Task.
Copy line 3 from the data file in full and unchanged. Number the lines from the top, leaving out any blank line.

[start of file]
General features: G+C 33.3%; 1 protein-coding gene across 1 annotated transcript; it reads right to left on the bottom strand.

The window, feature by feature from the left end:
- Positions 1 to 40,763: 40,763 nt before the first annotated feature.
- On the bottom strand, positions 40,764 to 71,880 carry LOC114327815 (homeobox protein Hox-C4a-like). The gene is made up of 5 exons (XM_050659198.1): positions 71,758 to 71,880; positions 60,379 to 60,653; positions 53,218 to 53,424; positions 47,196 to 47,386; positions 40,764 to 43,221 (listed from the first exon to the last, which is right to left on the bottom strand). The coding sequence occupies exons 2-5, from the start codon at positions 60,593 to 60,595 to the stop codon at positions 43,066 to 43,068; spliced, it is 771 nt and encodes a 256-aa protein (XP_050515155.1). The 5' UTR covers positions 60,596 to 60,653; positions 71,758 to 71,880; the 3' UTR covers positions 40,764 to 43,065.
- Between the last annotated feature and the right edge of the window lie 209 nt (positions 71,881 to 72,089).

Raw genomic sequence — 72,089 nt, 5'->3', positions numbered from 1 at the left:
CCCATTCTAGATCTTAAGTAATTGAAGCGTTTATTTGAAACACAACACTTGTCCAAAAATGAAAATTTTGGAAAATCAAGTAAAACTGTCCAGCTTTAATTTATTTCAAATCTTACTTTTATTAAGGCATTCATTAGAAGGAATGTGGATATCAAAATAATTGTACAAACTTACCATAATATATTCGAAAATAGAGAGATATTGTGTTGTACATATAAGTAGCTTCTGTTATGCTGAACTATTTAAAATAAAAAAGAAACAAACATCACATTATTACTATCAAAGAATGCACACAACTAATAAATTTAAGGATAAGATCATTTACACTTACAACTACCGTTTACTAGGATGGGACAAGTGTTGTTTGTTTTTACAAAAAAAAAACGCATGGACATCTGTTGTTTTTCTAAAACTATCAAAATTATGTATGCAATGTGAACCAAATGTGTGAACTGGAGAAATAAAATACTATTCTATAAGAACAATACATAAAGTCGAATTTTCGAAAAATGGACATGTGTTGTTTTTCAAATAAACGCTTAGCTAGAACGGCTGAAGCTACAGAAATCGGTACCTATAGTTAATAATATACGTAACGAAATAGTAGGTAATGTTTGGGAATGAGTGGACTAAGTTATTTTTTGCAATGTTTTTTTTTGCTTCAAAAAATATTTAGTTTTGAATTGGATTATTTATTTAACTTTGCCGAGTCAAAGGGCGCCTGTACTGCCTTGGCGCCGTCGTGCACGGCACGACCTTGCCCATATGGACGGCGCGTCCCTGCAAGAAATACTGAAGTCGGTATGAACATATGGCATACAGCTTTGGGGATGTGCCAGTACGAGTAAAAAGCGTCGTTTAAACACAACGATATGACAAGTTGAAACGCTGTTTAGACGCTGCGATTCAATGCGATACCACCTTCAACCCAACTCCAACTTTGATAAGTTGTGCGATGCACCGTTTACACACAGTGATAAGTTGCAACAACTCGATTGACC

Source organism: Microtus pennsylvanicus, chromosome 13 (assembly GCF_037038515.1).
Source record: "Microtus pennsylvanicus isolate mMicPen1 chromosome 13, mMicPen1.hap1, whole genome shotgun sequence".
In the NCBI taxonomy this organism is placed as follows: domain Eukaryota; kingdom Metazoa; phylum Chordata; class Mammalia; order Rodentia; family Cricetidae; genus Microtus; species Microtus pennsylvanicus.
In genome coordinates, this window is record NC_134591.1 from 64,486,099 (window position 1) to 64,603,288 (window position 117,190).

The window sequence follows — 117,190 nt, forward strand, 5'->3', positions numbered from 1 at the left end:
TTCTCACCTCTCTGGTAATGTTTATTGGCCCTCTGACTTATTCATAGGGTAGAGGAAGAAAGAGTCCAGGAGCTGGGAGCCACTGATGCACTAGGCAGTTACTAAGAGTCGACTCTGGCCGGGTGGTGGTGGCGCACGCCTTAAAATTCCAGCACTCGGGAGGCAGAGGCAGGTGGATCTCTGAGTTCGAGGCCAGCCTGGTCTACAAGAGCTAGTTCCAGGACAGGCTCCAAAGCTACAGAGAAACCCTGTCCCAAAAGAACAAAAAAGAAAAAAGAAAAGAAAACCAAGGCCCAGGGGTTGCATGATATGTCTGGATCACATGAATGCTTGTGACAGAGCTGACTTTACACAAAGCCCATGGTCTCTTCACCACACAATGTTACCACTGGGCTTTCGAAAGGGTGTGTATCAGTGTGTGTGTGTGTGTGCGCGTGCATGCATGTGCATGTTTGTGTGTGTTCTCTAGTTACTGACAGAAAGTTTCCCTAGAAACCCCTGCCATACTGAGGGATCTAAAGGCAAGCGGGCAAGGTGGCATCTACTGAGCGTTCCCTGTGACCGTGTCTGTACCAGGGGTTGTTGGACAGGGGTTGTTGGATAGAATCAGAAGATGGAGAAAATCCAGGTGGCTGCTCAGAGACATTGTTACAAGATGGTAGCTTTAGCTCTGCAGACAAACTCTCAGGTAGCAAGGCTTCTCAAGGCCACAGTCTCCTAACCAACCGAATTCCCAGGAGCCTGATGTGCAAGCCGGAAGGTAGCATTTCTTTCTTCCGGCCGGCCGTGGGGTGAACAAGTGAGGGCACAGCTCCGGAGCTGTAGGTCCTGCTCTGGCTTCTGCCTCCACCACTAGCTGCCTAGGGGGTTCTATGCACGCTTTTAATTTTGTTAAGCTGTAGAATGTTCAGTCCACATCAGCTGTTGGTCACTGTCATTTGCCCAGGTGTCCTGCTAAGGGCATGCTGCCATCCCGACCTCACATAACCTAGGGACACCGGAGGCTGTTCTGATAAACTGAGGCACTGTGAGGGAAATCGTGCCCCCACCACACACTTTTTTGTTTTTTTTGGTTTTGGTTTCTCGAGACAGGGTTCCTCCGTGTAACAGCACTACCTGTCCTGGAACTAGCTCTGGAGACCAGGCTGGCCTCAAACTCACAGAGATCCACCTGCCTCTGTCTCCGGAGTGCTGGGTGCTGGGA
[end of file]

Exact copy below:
- Positions 1 to 40,763: 40,763 nt before the first annotated feature.